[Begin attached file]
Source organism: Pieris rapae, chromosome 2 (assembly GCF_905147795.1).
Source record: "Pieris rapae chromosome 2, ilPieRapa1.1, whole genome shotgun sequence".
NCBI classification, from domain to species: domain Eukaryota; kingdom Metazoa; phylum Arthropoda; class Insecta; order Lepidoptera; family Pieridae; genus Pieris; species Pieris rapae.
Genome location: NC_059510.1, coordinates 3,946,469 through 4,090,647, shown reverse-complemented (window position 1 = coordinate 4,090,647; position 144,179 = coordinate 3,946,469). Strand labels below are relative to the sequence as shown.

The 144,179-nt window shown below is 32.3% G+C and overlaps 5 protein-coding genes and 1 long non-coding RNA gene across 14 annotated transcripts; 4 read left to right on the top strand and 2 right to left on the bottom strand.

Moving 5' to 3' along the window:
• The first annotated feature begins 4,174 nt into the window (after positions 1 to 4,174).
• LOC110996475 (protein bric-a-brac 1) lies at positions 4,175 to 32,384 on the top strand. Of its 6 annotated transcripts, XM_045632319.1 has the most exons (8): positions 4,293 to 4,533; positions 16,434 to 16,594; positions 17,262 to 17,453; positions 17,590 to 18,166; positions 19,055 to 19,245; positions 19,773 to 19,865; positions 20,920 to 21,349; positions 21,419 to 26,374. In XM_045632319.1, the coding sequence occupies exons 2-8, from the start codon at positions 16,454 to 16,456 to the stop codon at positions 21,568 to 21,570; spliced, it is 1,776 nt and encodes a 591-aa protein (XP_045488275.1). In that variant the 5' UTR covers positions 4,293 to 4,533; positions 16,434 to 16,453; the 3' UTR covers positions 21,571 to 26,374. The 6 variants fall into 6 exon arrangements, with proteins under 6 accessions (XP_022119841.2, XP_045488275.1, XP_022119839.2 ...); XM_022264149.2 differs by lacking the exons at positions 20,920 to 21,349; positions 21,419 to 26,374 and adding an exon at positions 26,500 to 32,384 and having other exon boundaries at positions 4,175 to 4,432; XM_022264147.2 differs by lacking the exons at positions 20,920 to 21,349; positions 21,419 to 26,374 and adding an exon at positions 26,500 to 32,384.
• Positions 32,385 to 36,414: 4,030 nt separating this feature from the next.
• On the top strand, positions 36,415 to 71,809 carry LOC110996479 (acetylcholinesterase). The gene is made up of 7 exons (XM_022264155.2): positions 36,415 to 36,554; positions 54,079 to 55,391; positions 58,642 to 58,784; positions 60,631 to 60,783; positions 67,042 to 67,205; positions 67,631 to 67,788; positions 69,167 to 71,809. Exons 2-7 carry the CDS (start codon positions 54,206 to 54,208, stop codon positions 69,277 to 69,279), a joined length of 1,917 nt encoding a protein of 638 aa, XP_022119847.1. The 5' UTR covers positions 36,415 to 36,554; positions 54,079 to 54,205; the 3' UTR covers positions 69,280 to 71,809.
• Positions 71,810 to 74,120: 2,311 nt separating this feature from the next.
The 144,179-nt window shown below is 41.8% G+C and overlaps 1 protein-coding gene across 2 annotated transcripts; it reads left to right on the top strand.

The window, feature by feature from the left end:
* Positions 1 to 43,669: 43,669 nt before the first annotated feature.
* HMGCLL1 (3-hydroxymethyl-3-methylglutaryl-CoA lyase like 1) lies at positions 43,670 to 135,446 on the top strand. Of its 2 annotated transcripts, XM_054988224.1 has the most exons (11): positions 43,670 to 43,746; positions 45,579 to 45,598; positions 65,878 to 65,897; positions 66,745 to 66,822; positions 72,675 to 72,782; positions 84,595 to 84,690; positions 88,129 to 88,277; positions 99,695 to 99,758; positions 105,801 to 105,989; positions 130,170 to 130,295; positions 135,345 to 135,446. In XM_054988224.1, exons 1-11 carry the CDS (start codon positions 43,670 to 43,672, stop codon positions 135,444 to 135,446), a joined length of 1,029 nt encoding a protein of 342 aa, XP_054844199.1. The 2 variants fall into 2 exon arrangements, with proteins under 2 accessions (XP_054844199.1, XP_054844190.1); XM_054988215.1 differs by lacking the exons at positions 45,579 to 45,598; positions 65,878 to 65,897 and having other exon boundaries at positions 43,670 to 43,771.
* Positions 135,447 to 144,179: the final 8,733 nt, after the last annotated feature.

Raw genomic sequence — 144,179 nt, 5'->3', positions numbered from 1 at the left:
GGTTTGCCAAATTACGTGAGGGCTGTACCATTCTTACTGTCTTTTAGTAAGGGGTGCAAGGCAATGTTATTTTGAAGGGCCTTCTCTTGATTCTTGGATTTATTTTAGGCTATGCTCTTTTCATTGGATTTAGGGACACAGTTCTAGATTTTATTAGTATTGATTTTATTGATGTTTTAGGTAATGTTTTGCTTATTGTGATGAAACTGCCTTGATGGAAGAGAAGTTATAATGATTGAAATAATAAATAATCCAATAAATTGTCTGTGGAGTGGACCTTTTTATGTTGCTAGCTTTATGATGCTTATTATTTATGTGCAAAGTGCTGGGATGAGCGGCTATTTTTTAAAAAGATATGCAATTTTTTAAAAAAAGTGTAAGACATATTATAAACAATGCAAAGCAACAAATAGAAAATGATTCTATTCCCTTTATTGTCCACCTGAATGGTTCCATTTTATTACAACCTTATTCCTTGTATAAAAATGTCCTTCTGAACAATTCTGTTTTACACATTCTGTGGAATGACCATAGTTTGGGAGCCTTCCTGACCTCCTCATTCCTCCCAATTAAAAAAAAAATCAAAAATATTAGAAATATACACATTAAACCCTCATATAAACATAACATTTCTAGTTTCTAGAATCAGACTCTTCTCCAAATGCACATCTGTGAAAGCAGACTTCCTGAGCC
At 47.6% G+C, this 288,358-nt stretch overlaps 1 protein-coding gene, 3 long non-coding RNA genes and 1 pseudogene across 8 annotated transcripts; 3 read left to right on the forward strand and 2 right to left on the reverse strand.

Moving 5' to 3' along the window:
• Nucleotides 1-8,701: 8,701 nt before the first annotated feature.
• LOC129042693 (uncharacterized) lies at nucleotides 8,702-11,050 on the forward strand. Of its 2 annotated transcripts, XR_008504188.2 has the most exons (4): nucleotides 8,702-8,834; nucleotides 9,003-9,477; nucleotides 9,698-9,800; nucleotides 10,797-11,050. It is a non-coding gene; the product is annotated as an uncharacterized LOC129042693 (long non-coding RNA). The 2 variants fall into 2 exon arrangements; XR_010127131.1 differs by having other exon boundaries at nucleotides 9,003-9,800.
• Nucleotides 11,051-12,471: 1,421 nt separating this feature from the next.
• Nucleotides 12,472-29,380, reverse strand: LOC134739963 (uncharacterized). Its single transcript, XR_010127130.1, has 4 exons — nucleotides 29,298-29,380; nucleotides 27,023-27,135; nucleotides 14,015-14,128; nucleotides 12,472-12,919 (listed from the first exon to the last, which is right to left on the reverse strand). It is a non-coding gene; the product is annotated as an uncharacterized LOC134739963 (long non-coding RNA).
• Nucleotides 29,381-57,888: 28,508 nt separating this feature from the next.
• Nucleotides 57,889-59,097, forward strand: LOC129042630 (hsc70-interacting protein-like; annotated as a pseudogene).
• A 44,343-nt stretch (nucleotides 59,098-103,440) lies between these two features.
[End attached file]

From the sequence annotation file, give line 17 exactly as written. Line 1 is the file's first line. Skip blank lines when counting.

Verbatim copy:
Raw genomic sequence — 144,179 nt, 5'->3', positions numbered from 1 at the left: